Sasha Cohen's psychological shortcoming in so far as skating is concerned, I'd say, is that on some level she viewed her gracefulness as something to prevent sordid action, i.e., as an anti-sodomy defense. And anti-sodomy defenses either work perfectly or they fail completely, depending of course on whether sodomy happens or not. So once she began to sort of doubt whether she would be perfect, uh-oh, her artistic control gained a kind of insane fearful dreading aspect that led to her fall and to her not getting the gold :< What she needed to do to improve her chances of getting the gold medal was to think of gracefulness as a tool to improve the mental purity of a male or males that to her obviously never ever would have done sordid things to her. If she had just had some very clean male figure to hug before skating and could have imagined him appreciating her gracefulness for what it was, she would have done better, because gracefulness in so far as it influences the purity of male sentiment is not a black-and-white phenomena in its success, and so on some level she less would have viewed her skating success as black-and-white, which would have made her deal much better with the possibility of imperfections. Male thoughts can always be more pure or less so; there's no win or lose just there.

It is revealing to look at why the Japanese skater won. She was zen. The reason she was zen, I'm guessing, is that Japan is Zen, i.e., influenced heavily by Zen Buddhism. It's hard to get nervous when you have the Buddhist belief in the vanity of desire. But I didn't enjoy her skating as much as Sasha Cohen's skating, nor find it nearly so beautiful. No, part of Arakawa's coolness I suspect came from a kind of assumption in her that enthusiasm, striving, etc., have no place, whereas of course they do have a place in foiling depravity. Being graceful isn't like phenomena not tied up with affection. You can't really be truly graceful and artistic if you skate like you've managed (even if just temporarily) to convince yourself that depravity isn't a significant phenomenon. Gracefulness is mostly just a discouragement of depraved thoughts, and looking like you don't believe that depravity exists or that it is something to fear much isn't very discouraging of it, I daresay, notwithstanding that there was seemingly nothing the least bit unclean about Arakawa.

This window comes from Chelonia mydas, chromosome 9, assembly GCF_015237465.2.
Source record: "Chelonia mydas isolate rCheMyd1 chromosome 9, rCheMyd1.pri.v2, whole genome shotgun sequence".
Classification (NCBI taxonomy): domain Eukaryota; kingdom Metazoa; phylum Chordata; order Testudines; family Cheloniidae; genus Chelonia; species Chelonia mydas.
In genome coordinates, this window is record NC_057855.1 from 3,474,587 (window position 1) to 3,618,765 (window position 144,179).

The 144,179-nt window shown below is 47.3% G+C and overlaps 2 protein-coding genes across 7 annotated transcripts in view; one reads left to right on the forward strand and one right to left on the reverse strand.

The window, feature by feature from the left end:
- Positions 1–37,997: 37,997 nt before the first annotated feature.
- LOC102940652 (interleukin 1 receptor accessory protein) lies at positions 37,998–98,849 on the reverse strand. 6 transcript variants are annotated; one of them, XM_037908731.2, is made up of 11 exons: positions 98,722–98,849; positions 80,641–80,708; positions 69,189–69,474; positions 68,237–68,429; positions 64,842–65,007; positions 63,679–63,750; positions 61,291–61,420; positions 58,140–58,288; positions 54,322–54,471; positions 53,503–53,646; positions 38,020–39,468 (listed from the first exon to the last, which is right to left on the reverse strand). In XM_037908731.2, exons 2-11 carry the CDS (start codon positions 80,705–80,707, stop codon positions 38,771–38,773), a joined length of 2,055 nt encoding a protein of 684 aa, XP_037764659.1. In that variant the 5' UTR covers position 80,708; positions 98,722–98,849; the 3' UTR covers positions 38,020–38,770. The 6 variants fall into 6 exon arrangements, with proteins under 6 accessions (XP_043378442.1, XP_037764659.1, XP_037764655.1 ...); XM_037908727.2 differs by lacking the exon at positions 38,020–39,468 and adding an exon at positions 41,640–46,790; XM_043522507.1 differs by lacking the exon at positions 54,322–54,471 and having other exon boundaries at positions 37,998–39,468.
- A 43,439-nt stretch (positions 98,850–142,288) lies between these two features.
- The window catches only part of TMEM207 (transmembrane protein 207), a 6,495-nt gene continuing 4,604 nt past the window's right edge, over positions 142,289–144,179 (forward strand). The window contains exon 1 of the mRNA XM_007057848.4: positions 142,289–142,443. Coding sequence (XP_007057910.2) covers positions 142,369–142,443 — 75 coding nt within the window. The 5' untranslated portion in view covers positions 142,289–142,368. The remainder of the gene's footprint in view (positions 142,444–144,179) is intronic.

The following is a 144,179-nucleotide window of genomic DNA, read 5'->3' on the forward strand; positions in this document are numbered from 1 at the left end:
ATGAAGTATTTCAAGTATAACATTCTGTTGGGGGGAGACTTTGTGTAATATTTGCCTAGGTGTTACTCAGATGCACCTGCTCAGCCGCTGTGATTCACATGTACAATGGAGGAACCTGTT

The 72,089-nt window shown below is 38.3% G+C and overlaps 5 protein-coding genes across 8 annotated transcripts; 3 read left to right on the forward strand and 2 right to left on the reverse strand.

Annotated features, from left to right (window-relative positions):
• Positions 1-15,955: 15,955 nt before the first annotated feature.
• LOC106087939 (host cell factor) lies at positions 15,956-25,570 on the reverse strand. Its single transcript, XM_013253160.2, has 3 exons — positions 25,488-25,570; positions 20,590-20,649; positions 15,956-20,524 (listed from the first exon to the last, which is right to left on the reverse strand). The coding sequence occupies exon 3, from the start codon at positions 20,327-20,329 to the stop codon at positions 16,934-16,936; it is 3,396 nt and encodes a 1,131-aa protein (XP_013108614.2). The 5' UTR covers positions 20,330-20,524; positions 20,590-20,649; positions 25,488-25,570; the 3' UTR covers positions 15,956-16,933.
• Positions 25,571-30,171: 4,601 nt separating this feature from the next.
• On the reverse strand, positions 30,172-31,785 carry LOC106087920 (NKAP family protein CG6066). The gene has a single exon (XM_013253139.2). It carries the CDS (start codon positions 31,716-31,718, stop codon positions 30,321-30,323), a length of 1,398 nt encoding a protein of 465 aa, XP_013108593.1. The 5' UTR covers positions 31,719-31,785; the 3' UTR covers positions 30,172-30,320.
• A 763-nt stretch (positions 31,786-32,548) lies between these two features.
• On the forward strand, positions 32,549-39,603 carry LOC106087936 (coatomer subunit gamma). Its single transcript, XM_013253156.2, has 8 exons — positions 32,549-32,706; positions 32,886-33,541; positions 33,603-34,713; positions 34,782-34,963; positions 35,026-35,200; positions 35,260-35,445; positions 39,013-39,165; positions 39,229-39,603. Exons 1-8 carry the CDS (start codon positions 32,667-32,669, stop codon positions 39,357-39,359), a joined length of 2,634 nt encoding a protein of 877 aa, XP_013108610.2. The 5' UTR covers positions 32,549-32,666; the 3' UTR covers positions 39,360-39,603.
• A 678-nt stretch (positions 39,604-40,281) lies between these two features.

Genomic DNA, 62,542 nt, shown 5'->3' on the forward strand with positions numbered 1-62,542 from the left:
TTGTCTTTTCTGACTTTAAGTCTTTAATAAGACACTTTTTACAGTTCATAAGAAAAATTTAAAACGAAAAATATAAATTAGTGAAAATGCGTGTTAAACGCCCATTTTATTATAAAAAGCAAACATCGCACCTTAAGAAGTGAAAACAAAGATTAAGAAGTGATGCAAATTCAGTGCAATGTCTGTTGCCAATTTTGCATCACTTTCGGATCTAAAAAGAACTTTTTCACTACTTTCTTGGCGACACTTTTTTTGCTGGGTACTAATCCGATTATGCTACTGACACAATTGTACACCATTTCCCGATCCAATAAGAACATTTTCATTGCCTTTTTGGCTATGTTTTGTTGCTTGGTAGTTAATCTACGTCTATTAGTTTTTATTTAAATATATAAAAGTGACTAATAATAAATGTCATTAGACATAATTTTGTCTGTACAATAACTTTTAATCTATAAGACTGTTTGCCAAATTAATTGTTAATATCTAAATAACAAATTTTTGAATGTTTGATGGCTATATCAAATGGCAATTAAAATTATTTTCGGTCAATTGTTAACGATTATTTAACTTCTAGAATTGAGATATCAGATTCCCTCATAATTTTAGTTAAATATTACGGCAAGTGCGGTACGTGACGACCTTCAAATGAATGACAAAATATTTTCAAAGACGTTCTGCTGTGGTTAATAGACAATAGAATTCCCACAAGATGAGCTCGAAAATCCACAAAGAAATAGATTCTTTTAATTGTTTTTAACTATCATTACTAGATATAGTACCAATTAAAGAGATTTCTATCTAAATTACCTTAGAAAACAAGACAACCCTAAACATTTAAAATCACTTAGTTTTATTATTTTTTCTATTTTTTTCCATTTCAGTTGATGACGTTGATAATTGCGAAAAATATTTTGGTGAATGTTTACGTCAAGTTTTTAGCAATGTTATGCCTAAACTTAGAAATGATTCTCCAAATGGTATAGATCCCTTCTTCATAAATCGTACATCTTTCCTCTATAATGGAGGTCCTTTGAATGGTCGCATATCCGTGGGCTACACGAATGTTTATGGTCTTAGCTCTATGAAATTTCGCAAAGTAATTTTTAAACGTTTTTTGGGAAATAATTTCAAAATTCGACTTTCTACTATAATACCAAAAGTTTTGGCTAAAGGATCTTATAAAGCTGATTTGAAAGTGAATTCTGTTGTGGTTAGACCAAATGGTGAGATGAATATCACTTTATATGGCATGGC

As for the Russian skater, Slutskaya, she seemed to have convinced herself that she was invincible. That seemed to have worked psychologically at first, but then in the artistry of it all, she rather was reminded that she like anybody is not actually perfect (when it comes to skating), which prevented her from believing in her invincibility, and so, like Cohen, her nerves I suspect got the better of her. Curiously, Cohen getting into the artristry of her routine in the long program seemed to get her back on track, perhaps making her forget her early mistakes, or maybe getting her into the state of mind that as I suggest she needed.

I liked Sasha Cohen's skating best and Meissner's a close second best, but of course the olympic medals can't just be given out subjectively by how pretty the skating is. Oh, and I'm not making those judgments because I'm pro American. E.g., Anna Pavlova (a Russian) was my favorite gymnast in the last summer games.

Wednesday, February 08, 2006

Folding a shirt

How to fold a shirt gives an efficient time-saving method of folding a shirt. Quite ingenious. But by accident and perhaps lack of skill at following directions, I believe I found a better more efficient way. Instead of grabbing the top of the shirt with the right hand, then crossing the arms and then uncrossing them, Why not grab the top of the shirt with the left hand, so your arms are crossed to begin with? Then it is just a matter of uncrossing your arms, (and then making the final fold in the opposite, just as easy way). This modified method strikes me as being simpler and is definitely easier to learn. I believe the only essential difference in results is that the collar ends up on the other side, so it will end up on your left if it started off on your right.